Read Lulu and the Hamster in the Night Online
Authors: Hilary McKay
Lulu and the Hamster in the Night
Albert Whitman & Company
Ratty the Hamster
Lulu was seven years old, and she was famous for animals. She was so famous for animals that people buying new pets for their children had begun to say,
Well, if things go wrong we can always ask Lulu to take it.
Lulu did not know they said this, and neither did her mom and dad. They might have minded, or they might not. Lulu's parents were quite famous themselves, for letting Lulu have so many pets. They said,
The more the merrier! As long as Lulu cleans up after them.
Lulu did not just clean up after them. She looked after them as if they were the most important things in the world.
And to her, they were.
At Lulu's school there was a big girl called Emma Pond. Emma Pond had a hamster. Emma Pond's hamster had a hamster wheel. The hamster ran desperately on the hamster wheel, hour after hour, day after day, week after week. It ran as if it was trying to escape. Whenever it got off the wheel it would look around as if to say “Am I still in the same place?” When it saw that it was, it tried again.
The hamster wheel made a squeaky noise that Emma Pond did not like. She used to reach through the bars with a pencil and poke the hamster off the wheel.
One day, when Emma Pond's hamster had the chance, it bit Emma Pond. This happened on a day when Emma had not been able to find a pencil and had used her finger to poke him instead. It was not a little bite; it was a big one. As big as the hamster could manage.
The next day Emma Pond came up to Lulu at school and said, “I'm getting rid of my hamster.”
“Why?” asked Lulu.
“How?” asked Mellie, who was seven years old like Lulu and her best friend as well as her cousin.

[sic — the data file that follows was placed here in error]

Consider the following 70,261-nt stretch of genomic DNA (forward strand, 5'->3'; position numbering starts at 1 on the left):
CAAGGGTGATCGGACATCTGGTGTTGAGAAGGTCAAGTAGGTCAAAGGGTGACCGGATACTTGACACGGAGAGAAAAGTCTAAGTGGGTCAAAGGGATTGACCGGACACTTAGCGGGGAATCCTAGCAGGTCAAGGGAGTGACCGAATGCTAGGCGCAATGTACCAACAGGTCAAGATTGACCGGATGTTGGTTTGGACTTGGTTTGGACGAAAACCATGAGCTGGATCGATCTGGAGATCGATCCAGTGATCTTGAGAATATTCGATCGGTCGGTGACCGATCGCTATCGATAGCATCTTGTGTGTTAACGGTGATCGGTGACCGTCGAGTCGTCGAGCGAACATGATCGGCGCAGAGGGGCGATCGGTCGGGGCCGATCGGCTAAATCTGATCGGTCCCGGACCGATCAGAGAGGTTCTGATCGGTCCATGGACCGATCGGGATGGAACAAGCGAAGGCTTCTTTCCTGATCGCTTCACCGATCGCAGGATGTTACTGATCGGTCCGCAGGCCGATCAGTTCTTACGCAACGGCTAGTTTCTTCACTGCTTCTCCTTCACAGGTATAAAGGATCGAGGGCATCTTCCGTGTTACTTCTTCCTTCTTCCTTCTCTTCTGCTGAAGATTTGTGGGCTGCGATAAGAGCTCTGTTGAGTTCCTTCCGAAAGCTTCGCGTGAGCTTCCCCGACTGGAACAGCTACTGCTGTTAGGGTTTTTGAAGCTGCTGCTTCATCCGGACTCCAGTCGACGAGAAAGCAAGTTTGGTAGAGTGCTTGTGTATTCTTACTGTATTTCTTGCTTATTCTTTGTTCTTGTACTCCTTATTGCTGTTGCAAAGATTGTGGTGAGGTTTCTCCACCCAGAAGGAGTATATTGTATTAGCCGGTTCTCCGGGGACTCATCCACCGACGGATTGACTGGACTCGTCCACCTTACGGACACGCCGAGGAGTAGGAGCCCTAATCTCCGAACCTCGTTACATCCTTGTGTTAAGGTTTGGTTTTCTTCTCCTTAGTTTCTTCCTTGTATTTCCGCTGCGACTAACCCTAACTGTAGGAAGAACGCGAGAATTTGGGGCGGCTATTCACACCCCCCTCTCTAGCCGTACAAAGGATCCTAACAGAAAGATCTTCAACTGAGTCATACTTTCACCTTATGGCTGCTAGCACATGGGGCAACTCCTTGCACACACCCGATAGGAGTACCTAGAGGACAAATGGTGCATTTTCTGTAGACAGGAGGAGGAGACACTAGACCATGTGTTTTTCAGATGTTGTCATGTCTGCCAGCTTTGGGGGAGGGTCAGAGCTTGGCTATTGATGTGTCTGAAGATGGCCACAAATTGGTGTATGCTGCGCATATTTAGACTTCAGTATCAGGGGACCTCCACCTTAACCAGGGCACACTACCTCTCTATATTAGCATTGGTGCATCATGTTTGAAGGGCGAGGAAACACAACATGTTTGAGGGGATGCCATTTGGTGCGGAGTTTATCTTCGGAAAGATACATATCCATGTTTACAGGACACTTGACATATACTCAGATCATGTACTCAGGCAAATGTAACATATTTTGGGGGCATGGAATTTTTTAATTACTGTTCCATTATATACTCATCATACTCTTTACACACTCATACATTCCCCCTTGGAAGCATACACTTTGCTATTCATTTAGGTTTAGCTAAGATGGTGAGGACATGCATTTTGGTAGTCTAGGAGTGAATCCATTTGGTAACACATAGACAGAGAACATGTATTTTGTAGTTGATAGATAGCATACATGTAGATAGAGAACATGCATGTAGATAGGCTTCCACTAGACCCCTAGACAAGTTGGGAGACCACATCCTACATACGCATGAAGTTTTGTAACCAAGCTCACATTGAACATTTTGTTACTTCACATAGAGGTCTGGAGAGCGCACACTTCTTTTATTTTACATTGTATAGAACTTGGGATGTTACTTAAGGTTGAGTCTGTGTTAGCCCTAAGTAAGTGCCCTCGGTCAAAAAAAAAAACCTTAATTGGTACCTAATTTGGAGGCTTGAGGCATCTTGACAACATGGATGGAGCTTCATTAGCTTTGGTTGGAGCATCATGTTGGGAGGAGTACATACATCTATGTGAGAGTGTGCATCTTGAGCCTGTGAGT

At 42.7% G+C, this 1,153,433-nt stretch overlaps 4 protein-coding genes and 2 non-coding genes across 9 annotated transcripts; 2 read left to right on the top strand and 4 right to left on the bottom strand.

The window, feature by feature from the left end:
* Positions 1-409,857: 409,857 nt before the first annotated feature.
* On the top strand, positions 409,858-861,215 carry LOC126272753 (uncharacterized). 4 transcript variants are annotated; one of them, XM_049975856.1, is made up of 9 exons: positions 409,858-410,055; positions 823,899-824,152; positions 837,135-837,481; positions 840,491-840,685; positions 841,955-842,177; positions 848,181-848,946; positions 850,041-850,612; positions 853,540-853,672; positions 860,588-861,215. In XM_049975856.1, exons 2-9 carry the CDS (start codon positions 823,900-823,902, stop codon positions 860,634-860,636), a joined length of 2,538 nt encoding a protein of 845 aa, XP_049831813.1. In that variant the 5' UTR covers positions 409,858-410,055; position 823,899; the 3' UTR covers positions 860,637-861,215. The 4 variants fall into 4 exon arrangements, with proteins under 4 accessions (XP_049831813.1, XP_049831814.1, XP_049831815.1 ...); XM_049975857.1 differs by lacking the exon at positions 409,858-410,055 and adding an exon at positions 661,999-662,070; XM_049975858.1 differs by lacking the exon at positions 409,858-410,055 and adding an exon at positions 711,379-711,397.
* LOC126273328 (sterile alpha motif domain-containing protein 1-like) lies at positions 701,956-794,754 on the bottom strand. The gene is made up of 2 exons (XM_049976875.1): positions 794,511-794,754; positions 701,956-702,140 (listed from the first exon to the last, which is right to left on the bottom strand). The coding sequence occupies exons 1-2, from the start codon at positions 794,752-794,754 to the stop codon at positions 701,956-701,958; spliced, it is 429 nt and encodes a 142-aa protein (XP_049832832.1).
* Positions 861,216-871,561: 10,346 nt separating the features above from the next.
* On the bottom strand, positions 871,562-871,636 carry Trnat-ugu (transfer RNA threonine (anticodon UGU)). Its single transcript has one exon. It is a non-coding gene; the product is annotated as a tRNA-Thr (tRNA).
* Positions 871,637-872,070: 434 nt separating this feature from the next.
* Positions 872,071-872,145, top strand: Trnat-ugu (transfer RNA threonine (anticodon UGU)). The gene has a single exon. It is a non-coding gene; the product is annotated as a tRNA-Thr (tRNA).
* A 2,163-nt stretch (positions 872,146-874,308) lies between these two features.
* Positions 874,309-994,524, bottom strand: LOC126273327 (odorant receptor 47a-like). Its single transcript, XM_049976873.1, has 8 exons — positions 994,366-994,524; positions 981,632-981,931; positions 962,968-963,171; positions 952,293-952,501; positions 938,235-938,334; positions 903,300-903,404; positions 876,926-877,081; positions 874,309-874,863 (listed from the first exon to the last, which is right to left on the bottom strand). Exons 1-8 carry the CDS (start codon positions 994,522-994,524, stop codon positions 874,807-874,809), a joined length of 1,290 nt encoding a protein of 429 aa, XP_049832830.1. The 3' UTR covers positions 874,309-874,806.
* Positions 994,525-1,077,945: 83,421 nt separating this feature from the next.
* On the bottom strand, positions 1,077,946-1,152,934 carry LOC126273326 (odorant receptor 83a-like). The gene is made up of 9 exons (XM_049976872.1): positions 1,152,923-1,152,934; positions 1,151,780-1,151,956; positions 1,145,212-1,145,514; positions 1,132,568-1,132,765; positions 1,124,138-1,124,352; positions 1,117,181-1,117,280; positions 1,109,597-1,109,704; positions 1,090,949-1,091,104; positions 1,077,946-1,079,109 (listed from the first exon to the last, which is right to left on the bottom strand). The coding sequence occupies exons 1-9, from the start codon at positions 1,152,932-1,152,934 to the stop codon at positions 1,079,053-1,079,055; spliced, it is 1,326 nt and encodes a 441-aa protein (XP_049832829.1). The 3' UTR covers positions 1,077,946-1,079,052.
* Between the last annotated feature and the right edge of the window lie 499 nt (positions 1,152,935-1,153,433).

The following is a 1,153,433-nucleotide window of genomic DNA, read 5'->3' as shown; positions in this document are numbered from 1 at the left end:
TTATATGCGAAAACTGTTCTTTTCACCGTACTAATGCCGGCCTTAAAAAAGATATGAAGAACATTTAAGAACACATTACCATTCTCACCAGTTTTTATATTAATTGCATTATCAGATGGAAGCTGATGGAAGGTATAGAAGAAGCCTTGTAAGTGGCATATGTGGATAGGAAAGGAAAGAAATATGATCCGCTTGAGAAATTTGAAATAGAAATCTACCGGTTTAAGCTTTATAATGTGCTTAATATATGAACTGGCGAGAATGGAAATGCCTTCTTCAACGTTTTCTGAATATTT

Emma Pond answered them each in turn. She unpeeled a sticky bandage from her finger and showed Lulu two red holes. “That's why,” she said. She told Mellie, “I'll just let it go if Lulu doesn't want it.”
“Let it go where?” asked Lulu.
“Perhaps at my uncle's. He's got a big field. We let our rabbits go there.”
“What happened to your rabbits?”
Emma Pond shrugged to show she didn't care. “Anyway,” she said to Lulu, “my house is on the way to yours. You could stop on your way home.”
“Today?” asked Lulu.
“Today, after school,” said Emma Pond. “Wait at my gate. If you're not there, I'll know you don't want it.”
“I want it! I want it!” said Lulu.
Right after school that day Lulu and Mellie rushed to Emma Pond's house.
“Wait!” commanded Emma when they reached the gate. Then she went in and came back carrying a small plastic cage.
Inside the cage was a heap of newspaper and hamster bedding and a hamster wheel. The rubbish heap twitched a little.
“Is it a boy or a girl?” asked Lulu.
“We never reallyâ¦” began Emma Pond, and then she stopped. “It's a boy,” she said. “Or if it's not, it's a girl. Obviously.”
“What's its name?” asked Mellie.
Emma Pond paused. It was almost as if she didn't want to tell them. Then she said, “Ratty!”